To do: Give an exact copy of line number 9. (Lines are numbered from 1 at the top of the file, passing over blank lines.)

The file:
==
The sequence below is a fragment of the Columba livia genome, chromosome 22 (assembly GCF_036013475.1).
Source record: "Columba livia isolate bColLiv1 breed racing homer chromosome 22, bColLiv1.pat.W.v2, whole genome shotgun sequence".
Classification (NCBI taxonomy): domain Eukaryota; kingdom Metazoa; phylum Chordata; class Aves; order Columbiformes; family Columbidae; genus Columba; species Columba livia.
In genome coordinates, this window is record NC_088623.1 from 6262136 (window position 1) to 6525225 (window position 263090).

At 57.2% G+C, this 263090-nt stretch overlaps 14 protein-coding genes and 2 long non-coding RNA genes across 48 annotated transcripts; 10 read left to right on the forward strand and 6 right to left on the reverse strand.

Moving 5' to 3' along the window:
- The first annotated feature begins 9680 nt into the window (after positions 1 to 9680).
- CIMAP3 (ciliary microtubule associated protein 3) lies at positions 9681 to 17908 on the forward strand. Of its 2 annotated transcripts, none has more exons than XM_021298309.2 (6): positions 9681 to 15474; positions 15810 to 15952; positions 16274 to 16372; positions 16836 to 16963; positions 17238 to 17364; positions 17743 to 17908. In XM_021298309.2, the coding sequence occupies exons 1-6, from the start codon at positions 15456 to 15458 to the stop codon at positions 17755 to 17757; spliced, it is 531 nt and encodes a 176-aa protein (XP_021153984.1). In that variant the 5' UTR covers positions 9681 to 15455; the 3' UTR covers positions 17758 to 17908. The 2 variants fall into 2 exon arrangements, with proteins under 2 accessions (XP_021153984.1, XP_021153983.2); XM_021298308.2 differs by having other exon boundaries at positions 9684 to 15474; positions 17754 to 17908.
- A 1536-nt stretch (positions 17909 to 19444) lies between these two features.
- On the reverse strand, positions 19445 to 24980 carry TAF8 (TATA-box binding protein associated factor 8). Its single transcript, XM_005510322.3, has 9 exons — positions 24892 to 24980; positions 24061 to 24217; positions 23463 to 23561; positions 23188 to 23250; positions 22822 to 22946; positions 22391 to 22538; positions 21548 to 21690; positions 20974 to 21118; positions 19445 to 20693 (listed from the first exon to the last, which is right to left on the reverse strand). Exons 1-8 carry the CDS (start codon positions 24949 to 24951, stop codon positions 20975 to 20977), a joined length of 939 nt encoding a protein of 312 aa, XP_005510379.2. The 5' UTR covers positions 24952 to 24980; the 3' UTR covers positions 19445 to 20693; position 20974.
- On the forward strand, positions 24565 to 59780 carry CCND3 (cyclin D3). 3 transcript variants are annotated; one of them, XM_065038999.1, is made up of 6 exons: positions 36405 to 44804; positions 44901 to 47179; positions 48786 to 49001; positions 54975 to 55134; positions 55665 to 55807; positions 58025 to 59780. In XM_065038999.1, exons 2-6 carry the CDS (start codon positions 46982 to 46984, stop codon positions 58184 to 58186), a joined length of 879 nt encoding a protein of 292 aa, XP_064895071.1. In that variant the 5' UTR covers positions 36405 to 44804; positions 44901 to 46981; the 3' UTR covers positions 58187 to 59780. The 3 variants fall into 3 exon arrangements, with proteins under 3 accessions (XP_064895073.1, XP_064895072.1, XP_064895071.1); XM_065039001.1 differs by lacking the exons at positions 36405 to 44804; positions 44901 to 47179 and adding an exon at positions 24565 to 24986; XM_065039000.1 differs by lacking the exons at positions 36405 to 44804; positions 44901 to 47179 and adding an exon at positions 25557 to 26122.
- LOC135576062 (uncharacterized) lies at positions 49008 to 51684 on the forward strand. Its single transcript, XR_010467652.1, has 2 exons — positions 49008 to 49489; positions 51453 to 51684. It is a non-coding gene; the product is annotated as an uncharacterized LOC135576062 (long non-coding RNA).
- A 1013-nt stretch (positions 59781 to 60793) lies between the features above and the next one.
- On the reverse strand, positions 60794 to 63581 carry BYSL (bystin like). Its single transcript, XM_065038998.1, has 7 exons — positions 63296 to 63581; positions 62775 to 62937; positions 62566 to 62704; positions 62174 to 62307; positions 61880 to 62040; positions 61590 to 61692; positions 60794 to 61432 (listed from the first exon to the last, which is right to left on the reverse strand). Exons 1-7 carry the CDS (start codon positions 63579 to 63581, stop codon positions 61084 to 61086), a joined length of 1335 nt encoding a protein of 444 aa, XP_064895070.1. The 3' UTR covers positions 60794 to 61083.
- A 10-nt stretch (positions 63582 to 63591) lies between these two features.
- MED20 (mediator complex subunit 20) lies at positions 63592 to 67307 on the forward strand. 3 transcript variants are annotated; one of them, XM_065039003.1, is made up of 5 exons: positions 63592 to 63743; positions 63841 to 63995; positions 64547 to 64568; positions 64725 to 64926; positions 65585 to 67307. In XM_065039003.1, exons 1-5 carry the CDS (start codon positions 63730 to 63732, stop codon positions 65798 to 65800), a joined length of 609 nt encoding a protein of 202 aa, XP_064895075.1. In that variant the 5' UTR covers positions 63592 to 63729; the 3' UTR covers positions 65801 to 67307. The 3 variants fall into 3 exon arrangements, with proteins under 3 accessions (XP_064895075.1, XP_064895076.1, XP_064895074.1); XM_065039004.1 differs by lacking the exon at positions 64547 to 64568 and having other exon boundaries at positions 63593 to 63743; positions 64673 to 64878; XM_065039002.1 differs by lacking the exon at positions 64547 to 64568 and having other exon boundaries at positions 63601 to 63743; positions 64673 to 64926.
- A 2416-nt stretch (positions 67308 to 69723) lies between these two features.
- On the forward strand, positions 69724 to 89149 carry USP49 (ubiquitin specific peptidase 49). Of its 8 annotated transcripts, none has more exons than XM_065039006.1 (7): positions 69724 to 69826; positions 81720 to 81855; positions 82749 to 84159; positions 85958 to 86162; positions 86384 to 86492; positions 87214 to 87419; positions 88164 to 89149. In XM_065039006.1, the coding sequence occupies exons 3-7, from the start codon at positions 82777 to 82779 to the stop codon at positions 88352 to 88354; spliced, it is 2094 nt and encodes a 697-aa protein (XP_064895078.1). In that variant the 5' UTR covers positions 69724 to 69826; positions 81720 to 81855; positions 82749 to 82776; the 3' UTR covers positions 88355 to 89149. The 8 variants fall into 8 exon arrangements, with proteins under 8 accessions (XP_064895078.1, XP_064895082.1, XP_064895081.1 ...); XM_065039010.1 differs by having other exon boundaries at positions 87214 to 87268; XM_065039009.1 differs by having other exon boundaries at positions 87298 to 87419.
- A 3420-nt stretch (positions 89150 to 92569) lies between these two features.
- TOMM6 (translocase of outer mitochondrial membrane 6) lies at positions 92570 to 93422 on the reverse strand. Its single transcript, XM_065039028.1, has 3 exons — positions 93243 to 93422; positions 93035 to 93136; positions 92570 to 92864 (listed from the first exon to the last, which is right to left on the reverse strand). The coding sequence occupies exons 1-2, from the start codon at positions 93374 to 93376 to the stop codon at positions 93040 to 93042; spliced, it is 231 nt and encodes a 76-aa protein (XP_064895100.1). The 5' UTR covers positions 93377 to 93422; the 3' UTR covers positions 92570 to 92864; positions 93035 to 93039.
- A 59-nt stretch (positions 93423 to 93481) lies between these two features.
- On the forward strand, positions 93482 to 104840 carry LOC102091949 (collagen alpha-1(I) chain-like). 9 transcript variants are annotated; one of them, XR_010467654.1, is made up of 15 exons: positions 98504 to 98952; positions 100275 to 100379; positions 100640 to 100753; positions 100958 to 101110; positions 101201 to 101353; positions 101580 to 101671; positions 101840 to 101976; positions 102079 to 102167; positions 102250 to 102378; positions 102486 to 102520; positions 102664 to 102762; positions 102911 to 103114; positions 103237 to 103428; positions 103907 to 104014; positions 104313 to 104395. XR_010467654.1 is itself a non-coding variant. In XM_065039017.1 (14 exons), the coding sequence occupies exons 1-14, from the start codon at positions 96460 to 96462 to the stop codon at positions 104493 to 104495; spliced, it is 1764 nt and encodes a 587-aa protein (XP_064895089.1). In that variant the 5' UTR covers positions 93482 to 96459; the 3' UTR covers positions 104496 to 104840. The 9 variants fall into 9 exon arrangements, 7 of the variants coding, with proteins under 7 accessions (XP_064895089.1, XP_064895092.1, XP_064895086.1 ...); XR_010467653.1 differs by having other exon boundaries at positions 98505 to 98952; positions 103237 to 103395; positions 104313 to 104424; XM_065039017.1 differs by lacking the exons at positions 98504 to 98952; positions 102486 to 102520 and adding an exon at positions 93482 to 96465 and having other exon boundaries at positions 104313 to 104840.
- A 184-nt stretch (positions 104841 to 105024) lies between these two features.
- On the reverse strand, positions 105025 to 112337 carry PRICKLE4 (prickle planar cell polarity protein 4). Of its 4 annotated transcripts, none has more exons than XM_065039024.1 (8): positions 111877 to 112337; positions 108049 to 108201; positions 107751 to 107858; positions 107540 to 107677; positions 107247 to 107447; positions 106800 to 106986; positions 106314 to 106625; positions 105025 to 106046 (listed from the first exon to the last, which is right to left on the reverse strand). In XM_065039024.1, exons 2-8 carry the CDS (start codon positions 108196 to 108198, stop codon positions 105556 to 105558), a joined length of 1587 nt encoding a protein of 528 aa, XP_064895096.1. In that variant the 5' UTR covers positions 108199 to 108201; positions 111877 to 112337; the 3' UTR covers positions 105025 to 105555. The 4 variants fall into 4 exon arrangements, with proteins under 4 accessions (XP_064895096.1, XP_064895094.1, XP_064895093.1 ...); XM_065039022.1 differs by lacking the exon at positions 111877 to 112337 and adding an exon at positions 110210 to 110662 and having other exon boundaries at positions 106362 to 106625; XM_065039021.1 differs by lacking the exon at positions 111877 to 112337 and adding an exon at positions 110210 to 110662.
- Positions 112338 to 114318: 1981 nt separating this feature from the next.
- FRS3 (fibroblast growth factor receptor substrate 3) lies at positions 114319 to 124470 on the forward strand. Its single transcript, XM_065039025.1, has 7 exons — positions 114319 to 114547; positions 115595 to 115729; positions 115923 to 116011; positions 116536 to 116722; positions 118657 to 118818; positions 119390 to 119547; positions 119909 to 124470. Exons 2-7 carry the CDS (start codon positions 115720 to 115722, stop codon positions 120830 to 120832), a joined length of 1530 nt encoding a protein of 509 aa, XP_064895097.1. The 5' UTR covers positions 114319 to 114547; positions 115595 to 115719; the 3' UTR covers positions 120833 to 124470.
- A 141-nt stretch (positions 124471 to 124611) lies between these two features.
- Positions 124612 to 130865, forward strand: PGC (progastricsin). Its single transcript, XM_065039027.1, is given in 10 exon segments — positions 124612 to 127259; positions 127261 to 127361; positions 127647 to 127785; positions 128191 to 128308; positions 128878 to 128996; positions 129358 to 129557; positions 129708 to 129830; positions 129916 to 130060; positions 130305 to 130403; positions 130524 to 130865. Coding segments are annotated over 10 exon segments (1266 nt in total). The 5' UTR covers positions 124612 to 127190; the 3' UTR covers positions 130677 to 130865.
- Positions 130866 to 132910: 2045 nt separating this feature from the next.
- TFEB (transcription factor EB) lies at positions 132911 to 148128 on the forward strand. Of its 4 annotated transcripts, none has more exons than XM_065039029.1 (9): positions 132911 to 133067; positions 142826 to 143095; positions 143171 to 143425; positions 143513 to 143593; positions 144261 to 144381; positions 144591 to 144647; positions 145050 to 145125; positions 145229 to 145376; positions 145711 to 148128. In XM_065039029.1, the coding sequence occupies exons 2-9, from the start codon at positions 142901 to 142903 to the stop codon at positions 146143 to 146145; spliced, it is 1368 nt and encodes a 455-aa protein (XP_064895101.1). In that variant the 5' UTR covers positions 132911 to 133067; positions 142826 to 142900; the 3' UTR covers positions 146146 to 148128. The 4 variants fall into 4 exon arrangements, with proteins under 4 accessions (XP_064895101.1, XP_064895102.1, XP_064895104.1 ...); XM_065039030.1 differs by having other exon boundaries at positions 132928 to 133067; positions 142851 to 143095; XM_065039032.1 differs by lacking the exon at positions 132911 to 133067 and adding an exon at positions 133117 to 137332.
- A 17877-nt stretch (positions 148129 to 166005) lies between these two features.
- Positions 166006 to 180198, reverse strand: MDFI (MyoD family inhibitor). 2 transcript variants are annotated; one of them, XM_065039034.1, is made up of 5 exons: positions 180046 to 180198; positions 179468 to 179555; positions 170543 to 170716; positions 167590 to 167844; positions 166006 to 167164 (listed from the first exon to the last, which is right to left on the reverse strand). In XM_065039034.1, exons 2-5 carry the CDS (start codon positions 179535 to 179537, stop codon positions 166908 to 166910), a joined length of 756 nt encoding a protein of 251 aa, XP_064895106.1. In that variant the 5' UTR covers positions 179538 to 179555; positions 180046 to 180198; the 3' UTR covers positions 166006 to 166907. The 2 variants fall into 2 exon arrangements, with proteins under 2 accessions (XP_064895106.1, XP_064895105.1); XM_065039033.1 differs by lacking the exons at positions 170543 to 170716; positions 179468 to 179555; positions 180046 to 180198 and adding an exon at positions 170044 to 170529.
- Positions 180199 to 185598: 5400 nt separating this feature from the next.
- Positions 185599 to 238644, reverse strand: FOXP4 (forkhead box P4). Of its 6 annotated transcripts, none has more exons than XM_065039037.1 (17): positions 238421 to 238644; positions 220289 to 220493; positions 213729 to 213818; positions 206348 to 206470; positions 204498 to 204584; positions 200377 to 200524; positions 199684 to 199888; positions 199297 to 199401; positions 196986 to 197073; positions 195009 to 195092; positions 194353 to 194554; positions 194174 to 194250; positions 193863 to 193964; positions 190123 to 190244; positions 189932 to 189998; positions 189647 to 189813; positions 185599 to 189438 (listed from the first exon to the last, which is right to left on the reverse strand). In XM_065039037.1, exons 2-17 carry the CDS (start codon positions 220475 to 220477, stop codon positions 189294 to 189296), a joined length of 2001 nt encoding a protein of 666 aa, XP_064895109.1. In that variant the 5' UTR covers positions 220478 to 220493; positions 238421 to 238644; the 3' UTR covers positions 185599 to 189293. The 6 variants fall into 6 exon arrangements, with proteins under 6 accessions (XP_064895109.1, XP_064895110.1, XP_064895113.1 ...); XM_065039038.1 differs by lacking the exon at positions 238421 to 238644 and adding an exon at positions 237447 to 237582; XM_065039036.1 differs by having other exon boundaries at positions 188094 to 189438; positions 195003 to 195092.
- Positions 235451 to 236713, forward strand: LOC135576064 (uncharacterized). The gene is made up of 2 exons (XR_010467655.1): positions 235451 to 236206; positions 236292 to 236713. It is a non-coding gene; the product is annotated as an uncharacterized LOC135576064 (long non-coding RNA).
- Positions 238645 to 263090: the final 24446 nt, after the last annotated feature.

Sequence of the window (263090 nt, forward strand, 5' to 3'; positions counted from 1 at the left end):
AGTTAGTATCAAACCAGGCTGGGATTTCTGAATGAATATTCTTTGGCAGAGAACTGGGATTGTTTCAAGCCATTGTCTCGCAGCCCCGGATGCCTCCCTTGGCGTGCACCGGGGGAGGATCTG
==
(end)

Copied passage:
- A 1536-nt stretch (positions 17909 to 19444) lies between these two features.